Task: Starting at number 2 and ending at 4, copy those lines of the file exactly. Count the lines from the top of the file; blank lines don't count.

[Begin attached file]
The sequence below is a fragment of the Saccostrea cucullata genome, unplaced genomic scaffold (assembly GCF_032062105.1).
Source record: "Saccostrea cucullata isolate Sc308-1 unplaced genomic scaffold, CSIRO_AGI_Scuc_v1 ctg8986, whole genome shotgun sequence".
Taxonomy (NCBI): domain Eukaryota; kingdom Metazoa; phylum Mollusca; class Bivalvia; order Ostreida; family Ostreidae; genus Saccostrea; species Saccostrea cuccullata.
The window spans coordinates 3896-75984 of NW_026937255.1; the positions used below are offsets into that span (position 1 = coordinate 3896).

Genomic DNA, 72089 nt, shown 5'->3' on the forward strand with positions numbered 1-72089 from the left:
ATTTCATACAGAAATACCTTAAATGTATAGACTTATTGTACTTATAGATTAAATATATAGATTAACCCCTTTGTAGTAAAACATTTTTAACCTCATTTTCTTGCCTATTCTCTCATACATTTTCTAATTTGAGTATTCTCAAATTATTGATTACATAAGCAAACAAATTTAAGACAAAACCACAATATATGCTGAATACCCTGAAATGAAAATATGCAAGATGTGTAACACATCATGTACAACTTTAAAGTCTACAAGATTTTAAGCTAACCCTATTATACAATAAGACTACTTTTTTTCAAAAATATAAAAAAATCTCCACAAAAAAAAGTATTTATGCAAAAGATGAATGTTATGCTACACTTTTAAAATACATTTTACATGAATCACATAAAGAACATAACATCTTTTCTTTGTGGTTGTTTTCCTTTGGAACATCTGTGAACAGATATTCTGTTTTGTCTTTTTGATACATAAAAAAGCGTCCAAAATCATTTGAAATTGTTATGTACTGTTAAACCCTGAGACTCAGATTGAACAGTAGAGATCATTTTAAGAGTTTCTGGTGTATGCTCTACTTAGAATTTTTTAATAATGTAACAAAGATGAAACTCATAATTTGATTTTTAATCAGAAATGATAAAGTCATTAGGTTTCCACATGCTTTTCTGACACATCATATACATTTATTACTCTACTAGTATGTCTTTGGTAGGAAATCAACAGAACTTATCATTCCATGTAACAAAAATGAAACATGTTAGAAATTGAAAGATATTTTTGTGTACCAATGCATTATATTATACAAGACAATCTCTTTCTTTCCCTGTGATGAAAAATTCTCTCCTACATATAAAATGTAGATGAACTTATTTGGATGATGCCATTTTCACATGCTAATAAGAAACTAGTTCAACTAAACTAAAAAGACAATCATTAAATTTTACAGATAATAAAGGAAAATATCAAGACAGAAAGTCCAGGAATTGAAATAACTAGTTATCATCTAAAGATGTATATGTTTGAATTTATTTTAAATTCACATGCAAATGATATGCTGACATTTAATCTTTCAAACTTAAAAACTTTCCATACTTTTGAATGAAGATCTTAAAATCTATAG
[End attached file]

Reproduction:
Source record: "Saccostrea cucullata isolate Sc308-1 unplaced genomic scaffold, CSIRO_AGI_Scuc_v1 ctg8986, whole genome shotgun sequence".
Taxonomy (NCBI): domain Eukaryota; kingdom Metazoa; phylum Mollusca; class Bivalvia; order Ostreida; family Ostreidae; genus Saccostrea; species Saccostrea cuccullata.
The window spans coordinates 3896-75984 of NW_026937255.1; the positions used below are offsets into that span (position 1 = coordinate 3896).